Support for students with disability
If you’re a student with disability or a chronic medical condition, you can access support through a wide range of programs and services. From early schooling to tertiary education and skills training, there are many people and organisations to help you enrol, study and succeed.
Disability support in education and training
All Australian universities have disability services staff who assist students with accessing reasonable adjustments. They generally called Disability Advisers or Disability Liaison Officers. A complete list of disability services across Australia is available on the ADCET website.
It is a good idea to contact the disability services prior to receiving your offer at university so that your support needs can best be met.
At TAFE students with disability are supported by Disability Teacher Consultants.
Contact the TAFE NSW Disability Teacher Consultants at your local TAFE campus to discuss your needs in the learning environment. You may wish to contact the Disability Teacher Consultant earlier if you require assistance and advice in accessing TAFE.
Students with a disability may be exempt from paying TAFE enrolment fees (one enrolment per year) so contact your local TAFE NSW Disability Teacher Consultant to discuss this.
Registered Training Organisations (RTOs)
There are a number of private registered training organisations throughout Australia which deliver a huge variety of courses that may be of interest to people with disability.
All education providers within Australia are legally obliged to provide support to students with disability. Not all RTOs will have dedicated staff to provide support services, however this does not mean an RTO is exempt from providing support and reasonable adjustments.
ACPET is the Australian Council for Private Education and Training. In 2015 ACPET and NDCOs developed a resource on building the confidence in enrolling students with disability.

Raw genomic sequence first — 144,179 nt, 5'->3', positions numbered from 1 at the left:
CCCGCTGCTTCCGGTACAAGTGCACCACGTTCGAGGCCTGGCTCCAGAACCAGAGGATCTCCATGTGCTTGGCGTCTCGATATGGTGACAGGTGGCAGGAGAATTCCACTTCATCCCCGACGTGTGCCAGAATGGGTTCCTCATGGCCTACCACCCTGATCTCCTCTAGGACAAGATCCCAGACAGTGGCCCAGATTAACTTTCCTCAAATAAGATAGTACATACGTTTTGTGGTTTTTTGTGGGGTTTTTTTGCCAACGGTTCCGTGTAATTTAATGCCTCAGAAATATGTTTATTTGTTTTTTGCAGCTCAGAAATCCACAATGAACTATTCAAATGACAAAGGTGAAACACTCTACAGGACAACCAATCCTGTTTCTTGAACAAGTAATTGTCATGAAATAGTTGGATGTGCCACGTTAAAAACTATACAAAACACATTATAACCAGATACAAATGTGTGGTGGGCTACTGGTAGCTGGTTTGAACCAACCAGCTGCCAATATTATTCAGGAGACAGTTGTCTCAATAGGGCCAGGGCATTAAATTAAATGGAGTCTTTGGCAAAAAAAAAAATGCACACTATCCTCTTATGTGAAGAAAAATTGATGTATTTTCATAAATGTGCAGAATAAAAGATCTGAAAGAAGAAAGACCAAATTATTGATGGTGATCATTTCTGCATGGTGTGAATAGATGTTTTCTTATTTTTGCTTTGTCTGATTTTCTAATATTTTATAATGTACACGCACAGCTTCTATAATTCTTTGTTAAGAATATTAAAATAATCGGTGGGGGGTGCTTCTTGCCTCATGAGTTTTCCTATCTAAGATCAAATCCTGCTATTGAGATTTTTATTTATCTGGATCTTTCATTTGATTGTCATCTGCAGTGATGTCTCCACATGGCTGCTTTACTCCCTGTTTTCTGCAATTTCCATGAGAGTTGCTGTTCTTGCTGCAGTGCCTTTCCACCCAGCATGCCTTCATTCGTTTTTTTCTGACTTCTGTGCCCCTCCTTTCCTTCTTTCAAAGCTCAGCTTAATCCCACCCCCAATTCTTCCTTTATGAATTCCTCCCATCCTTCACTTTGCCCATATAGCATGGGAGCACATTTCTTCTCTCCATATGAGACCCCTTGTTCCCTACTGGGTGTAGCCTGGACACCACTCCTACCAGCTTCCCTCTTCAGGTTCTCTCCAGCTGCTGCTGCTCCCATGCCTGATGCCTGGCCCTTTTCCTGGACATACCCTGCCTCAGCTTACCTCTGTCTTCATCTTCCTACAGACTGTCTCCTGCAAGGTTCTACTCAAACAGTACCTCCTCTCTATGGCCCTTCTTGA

Disability Standards for Education
All education providers must adhere to the Disability Discrimination Act (1992). This sets out Disability Standards for Education that ensure students with disability can participate in education on the same basis as other students.
Disability Standards for Education also specify the provision of reasonable adjustments for students with disability. A reasonable adjustment could be a change made to the physical environment, modified communication systems or educational materials being made available in alternative formats.
Learn more about reasonable adjustments in post-school education by going to the following ADCET website: Identifying Student Requirements and Making Reasonable Adjustments.
For many students disclosing a disability or medical condition can be tricky and stressful. It is important to remember that it is your right to choose whether you disclose your disability (unless there is a safety concern for you or other people). However, if you would like reasonable adjustments to be made you will need to disclose.
Learn more about how disclosing your disability will best suit you and your education on the University of Western Sydney resource Disclosure: It’s a personal choice.